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Date of last update: 10/21/2017.
Forum Name: Endocrine Cancers
|donna p - Tue Jan 13, 2009 6:58 pm|
General query, Please: attenuation correction thickness refers to a length between slides on a ct scan or thickness of a tumor? PET/CT results translated. Thank you.
|Faye Lang, RN, MSW - Fri Mar 20, 2009 2:20 pm|
The term attenuation in a CT or PET scan refers to what happens when a beam of radiation passes through matter. The beam decreases. So, attenuation correction thickness is to allow for that decrease in establishing the thickness of whatever is being scanned.
I hope this helps you.
Faye, RN, MSW
|dyagernpc - Sun Mar 22, 2009 11:51 am|
In CT-based attenuation correction, CT data are acquired over the area of the body to be scanned with PET and are reconstructed into a series of transverse CT images. A multilinear transformation is applied to estimate the linear attenuation coefficient at 511 keV (µ511) from the CT numbers (Hounsfield units). After the transformation is applied, these data are smoothed to a degree comparable to the resolution of PET to minimize edge artifacts. The resulting transformed and smoothed images are then forward-projected to generate the CT-based attenuation correction file, which is applied to the emission data.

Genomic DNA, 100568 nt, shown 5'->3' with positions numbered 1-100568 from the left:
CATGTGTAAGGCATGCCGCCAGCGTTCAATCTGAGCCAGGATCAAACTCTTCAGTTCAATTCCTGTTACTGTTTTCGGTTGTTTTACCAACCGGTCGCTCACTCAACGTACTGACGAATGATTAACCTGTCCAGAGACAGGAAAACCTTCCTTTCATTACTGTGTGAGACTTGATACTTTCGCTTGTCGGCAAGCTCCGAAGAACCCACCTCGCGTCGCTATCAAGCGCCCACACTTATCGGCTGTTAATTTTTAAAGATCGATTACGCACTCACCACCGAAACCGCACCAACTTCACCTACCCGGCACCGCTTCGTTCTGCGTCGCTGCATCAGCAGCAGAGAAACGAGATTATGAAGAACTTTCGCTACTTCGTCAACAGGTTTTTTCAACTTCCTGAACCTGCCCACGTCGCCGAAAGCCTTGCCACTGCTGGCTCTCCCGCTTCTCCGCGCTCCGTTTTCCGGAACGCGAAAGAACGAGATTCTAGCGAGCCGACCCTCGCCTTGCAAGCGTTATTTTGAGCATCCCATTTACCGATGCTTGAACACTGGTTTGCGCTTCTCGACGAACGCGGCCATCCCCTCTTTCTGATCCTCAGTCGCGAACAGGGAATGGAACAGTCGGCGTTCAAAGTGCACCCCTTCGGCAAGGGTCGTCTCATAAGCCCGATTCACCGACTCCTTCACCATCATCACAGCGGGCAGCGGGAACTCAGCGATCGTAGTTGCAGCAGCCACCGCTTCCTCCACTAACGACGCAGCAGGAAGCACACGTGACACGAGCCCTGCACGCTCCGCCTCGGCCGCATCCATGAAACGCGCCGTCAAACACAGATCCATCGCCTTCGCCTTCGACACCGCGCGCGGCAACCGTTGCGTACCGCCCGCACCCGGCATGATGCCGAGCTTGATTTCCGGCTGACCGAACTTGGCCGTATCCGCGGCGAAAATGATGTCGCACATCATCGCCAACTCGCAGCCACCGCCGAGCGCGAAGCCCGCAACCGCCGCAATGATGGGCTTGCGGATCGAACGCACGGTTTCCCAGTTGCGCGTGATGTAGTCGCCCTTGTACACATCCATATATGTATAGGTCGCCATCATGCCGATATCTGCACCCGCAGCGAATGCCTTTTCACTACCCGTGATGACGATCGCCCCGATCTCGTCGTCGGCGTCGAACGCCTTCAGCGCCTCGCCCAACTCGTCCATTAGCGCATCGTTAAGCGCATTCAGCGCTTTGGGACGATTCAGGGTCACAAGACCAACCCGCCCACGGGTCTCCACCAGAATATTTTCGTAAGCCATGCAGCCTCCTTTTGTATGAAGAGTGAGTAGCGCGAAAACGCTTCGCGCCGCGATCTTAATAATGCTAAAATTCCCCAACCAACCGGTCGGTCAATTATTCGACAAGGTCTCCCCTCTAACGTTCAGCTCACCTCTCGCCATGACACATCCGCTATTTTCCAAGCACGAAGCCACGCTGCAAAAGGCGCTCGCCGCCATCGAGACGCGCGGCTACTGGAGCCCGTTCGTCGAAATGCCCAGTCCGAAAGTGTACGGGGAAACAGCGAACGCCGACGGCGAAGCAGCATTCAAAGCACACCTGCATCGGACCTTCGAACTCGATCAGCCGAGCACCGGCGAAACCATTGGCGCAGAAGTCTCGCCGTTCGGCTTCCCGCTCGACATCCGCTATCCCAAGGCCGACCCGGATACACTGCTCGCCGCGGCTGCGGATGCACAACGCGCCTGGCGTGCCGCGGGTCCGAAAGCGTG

Basically, the attenuation correction is the final image based on the merged computed data from the PET and CT scans which highlights tumors or "hot spots".
http://radiology.rsnajnls.org/cgi/conte ... type=HWCIT
|donna p - Thu Jul 16, 2009 12:26 am|
i.e. a tumor, Faye, in a head and neck ct/pet, CTAC 3.75 THICK in slide annotation; I am not being facetious. Thanks for the response kindly, Donna P.
|Faye Lang, RN, MSW - Tue Aug 10, 2010 9:14 pm|
Hi donna p,
Thank you for the update. I'm sorry to hear that there is a tumor involved. I wish you (or the person involved) successful treatment and recovery.
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